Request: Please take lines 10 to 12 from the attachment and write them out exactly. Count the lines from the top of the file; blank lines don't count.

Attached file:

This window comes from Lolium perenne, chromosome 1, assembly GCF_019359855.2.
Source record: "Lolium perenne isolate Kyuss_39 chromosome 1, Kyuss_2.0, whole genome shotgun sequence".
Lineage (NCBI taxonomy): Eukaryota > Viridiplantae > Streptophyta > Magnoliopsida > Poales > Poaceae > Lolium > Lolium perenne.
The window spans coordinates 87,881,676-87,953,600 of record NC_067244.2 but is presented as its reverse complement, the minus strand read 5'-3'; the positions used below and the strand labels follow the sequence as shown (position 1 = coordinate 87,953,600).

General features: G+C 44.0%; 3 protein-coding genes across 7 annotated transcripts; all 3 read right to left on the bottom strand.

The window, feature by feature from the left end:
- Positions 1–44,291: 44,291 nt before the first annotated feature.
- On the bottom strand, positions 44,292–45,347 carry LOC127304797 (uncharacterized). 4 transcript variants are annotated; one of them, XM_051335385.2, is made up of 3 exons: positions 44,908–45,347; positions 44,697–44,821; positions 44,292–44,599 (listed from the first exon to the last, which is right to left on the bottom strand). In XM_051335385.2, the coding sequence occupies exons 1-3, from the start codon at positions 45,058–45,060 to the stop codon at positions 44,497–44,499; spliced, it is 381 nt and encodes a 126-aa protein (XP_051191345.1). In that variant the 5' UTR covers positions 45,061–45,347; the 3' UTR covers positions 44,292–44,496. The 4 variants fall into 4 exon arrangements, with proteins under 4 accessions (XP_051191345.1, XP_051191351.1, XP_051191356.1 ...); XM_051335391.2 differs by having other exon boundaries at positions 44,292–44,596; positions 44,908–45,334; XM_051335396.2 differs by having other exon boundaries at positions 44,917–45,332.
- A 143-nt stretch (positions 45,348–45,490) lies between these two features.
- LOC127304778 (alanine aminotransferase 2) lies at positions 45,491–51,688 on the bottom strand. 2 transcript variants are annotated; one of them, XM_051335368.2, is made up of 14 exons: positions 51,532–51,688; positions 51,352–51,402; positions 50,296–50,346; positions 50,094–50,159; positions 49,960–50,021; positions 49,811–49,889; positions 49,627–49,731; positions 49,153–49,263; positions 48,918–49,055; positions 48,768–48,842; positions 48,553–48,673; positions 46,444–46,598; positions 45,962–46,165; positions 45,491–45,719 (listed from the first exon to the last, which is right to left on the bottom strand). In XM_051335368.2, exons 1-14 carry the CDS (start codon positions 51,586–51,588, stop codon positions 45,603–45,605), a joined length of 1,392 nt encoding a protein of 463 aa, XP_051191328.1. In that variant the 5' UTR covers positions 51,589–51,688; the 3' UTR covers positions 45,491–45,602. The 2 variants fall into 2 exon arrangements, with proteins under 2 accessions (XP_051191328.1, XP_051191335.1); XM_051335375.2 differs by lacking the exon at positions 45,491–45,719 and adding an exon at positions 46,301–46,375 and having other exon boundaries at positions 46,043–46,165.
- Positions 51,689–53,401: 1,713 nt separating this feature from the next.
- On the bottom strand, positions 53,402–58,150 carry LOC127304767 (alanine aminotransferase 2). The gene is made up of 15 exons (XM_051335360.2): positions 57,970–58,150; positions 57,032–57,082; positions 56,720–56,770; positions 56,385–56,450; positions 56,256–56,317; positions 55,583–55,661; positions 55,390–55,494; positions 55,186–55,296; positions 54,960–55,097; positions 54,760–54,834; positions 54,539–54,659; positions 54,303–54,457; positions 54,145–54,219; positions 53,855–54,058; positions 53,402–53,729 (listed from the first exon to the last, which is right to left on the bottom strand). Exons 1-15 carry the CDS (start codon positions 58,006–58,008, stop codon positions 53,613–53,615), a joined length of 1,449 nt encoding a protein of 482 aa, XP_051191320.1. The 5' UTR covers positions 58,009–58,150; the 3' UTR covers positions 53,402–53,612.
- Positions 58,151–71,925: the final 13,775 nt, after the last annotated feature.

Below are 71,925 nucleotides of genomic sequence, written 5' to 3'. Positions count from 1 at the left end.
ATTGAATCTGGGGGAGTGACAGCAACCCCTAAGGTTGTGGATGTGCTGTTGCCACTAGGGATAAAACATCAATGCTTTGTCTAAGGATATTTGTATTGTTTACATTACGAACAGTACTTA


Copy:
- LOC127304778 (alanine aminotransferase 2) lies at positions 45,491–51,688 on the bottom strand. 2 transcript variants are annotated; one of them, XM_051335368.2, is made up of 14 exons: positions 51,532–51,688; positions 51,352–51,402; positions 50,296–50,346; positions 50,094–50,159; positions 49,960–50,021; positions 49,811–49,889; positions 49,627–49,731; positions 49,153–49,263; positions 48,918–49,055; positions 48,768–48,842; positions 48,553–48,673; positions 46,444–46,598; positions 45,962–46,165; positions 45,491–45,719 (listed from the first exon to the last, which is right to left on the bottom strand). In XM_051335368.2, exons 1-14 carry the CDS (start codon positions 51,586–51,588, stop codon positions 45,603–45,605), a joined length of 1,392 nt encoding a protein of 463 aa, XP_051191328.1. In that variant the 5' UTR covers positions 51,589–51,688; the 3' UTR covers positions 45,491–45,602. The 2 variants fall into 2 exon arrangements, with proteins under 2 accessions (XP_051191328.1, XP_051191335.1); XM_051335375.2 differs by lacking the exon at positions 45,491–45,719 and adding an exon at positions 46,301–46,375 and having other exon boundaries at positions 46,043–46,165.
- Positions 51,689–53,401: 1,713 nt separating this feature from the next.
- On the bottom strand, positions 53,402–58,150 carry LOC127304767 (alanine aminotransferase 2). The gene is made up of 15 exons (XM_051335360.2): positions 57,970–58,150; positions 57,032–57,082; positions 56,720–56,770; positions 56,385–56,450; positions 56,256–56,317; positions 55,583–55,661; positions 55,390–55,494; positions 55,186–55,296; positions 54,960–55,097; positions 54,760–54,834; positions 54,539–54,659; positions 54,303–54,457; positions 54,145–54,219; positions 53,855–54,058; positions 53,402–53,729 (listed from the first exon to the last, which is right to left on the bottom strand). Exons 1-15 carry the CDS (start codon positions 58,006–58,008, stop codon positions 53,613–53,615), a joined length of 1,449 nt encoding a protein of 482 aa, XP_051191320.1. The 5' UTR covers positions 58,009–58,150; the 3' UTR covers positions 53,402–53,612.